Korean lesson 7: To be or not to be?

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In this lesson we will be looking at the verb TO BE which is quite different in Korean to what we are used to.

Technically the verb to be is “ida”
It doesn’t stand alone however, it sticks on the end of the final noun.
Sonsaegnim-ieyo – I am a teacher
The -ieyo bit is the verb TO BE

In the more formal style it is -imnida
Sonsaengnim-imnida – I am a teacher

In the informal it is -ya
Sonsaengnim-iya – I am a teacher

There are 2 other verbs which correspond to the verb TO BE
itta and opta

itta means ‘to exist’ or ‘to have’
yaksuk issoyo – There is a Pharmacy
ton issoyo – I have money

opta means ‘to not exist’ or ‘to not have’
yaksuk opsoyo – there isn’t a Pharmacy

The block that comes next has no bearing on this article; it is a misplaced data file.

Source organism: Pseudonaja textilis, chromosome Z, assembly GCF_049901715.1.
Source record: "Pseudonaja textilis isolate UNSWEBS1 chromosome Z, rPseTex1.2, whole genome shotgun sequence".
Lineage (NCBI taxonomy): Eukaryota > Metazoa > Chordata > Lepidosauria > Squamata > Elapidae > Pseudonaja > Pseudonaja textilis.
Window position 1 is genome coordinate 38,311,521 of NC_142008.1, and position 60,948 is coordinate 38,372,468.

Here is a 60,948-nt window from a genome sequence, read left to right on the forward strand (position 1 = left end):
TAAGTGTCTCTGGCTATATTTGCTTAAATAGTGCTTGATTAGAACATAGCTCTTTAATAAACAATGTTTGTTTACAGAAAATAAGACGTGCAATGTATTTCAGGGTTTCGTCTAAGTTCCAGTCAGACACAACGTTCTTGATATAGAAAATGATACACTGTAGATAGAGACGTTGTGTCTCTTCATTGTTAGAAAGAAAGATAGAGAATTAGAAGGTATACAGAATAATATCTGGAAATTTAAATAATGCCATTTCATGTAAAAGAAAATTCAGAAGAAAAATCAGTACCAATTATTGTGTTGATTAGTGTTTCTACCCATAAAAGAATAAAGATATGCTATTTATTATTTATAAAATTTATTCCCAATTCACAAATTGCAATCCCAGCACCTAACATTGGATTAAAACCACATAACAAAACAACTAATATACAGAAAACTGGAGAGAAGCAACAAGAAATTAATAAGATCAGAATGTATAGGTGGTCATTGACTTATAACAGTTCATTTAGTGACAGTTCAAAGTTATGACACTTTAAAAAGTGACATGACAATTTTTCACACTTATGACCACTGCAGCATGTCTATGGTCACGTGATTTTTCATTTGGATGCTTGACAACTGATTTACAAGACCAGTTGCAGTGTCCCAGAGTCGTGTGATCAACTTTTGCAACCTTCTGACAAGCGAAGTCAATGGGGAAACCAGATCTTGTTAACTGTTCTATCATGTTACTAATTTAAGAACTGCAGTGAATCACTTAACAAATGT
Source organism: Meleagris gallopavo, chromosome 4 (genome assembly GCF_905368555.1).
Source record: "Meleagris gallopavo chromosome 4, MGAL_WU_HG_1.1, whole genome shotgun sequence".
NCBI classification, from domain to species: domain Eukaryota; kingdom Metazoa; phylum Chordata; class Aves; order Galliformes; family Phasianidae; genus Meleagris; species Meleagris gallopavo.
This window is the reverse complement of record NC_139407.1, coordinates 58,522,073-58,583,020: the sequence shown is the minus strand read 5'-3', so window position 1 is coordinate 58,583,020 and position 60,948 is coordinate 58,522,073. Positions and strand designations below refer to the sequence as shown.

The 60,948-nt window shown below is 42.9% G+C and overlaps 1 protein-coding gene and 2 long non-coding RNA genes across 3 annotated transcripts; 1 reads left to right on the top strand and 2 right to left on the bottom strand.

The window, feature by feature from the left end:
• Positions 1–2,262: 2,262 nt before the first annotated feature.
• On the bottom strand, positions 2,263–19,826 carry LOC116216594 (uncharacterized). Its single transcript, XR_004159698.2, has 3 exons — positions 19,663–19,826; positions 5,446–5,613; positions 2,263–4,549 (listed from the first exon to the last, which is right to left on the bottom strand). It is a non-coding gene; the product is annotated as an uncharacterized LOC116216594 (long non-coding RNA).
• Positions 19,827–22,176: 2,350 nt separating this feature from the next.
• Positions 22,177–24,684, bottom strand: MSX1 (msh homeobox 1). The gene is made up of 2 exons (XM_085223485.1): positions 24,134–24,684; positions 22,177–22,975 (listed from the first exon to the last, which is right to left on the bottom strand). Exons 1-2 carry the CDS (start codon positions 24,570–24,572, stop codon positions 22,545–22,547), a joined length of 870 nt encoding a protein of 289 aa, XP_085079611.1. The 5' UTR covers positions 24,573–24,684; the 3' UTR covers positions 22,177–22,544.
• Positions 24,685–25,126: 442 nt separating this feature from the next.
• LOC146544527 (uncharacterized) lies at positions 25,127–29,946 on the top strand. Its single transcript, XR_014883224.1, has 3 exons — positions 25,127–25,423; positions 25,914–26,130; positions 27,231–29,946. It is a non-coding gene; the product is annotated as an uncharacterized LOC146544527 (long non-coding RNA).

ton opsoyo – I don’t have any money

Finally, any adjective in Korean is actually a verb. If you say someone is pretty, the word pretty already means ‘is pretty’ so no extra word for ‘is’ is necessary.
chipsaram nomu yeppo – My wife is very pretty (yeppo – is pretty)
chip k’oyo – the house is big (k’oyo – is big)
ch’a chagoyo – the car is small (chagoyo – is small)

You will be relieved to have noticed that no verb ‘conjugates’ or changes per person in Korean like in European languages. In Korean -ieyo or issoyo or yeppo can mean any of the following:
-ieyo = I am / you are / he is / she is / we are / you (plural) are / they are
issoyo = I have / you have / he has / she has / we have / you (plural) have / they have
opsoyo = I don’t have / you don’t have / he doesn’t have / she doesn’t have / we don’t have / you (plural) don’t have / they don’t have


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